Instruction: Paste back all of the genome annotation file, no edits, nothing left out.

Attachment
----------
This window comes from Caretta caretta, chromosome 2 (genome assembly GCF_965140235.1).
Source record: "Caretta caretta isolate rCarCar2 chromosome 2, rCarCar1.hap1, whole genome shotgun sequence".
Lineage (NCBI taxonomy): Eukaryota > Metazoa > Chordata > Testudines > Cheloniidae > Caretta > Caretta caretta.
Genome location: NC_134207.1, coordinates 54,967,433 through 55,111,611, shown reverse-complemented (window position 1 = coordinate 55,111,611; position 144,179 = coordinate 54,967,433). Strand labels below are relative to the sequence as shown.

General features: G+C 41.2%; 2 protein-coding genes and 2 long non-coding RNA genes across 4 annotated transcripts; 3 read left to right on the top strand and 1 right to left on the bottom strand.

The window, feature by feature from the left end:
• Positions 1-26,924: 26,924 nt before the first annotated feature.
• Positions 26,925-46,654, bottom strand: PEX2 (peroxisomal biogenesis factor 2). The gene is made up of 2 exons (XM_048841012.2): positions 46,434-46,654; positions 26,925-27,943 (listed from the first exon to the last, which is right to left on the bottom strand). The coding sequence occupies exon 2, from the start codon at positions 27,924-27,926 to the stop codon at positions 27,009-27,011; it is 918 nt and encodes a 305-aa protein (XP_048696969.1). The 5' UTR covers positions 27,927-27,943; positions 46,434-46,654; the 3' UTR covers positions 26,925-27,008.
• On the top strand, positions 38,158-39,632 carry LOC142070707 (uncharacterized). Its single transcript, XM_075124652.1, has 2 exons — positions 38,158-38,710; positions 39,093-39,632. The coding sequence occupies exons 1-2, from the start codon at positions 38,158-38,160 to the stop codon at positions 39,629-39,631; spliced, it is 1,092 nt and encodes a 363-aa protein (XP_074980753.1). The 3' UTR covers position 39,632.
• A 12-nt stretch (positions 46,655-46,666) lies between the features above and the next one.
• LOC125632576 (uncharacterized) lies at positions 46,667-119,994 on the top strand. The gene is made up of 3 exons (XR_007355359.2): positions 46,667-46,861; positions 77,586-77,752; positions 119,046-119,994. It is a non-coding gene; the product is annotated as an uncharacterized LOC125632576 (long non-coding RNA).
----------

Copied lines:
This window comes from Caretta caretta, chromosome 2 (genome assembly GCF_965140235.1).
Source record: "Caretta caretta isolate rCarCar2 chromosome 2, rCarCar1.hap1, whole genome shotgun sequence".
Lineage (NCBI taxonomy): Eukaryota > Metazoa > Chordata > Testudines > Cheloniidae > Caretta > Caretta caretta.
Genome location: NC_134207.1, coordinates 54,967,433 through 55,111,611, shown reverse-complemented (window position 1 = coordinate 55,111,611; position 144,179 = coordinate 54,967,433). Strand labels below are relative to the sequence as shown.

General features: G+C 41.2%; 2 protein-coding genes and 2 long non-coding RNA genes across 4 annotated transcripts; 3 read left to right on the top strand and 1 right to left on the bottom strand.

The window, feature by feature from the left end:
• Positions 1-26,924: 26,924 nt before the first annotated feature.
• Positions 26,925-46,654, bottom strand: PEX2 (peroxisomal biogenesis factor 2). The gene is made up of 2 exons (XM_048841012.2): positions 46,434-46,654; positions 26,925-27,943 (listed from the first exon to the last, which is right to left on the bottom strand). The coding sequence occupies exon 2, from the start codon at positions 27,924-27,926 to the stop codon at positions 27,009-27,011; it is 918 nt and encodes a 305-aa protein (XP_048696969.1). The 5' UTR covers positions 27,927-27,943; positions 46,434-46,654; the 3' UTR covers positions 26,925-27,008.
• On the top strand, positions 38,158-39,632 carry LOC142070707 (uncharacterized). Its single transcript, XM_075124652.1, has 2 exons — positions 38,158-38,710; positions 39,093-39,632. The coding sequence occupies exons 1-2, from the start codon at positions 38,158-38,160 to the stop codon at positions 39,629-39,631; spliced, it is 1,092 nt and encodes a 363-aa protein (XP_074980753.1). The 3' UTR covers position 39,632.
• A 12-nt stretch (positions 46,655-46,666) lies between the features above and the next one.
• LOC125632576 (uncharacterized) lies at positions 46,667-119,994 on the top strand. The gene is made up of 3 exons (XR_007355359.2): positions 46,667-46,861; positions 77,586-77,752; positions 119,046-119,994. It is a non-coding gene; the product is annotated as an uncharacterized LOC125632576 (long non-coding RNA).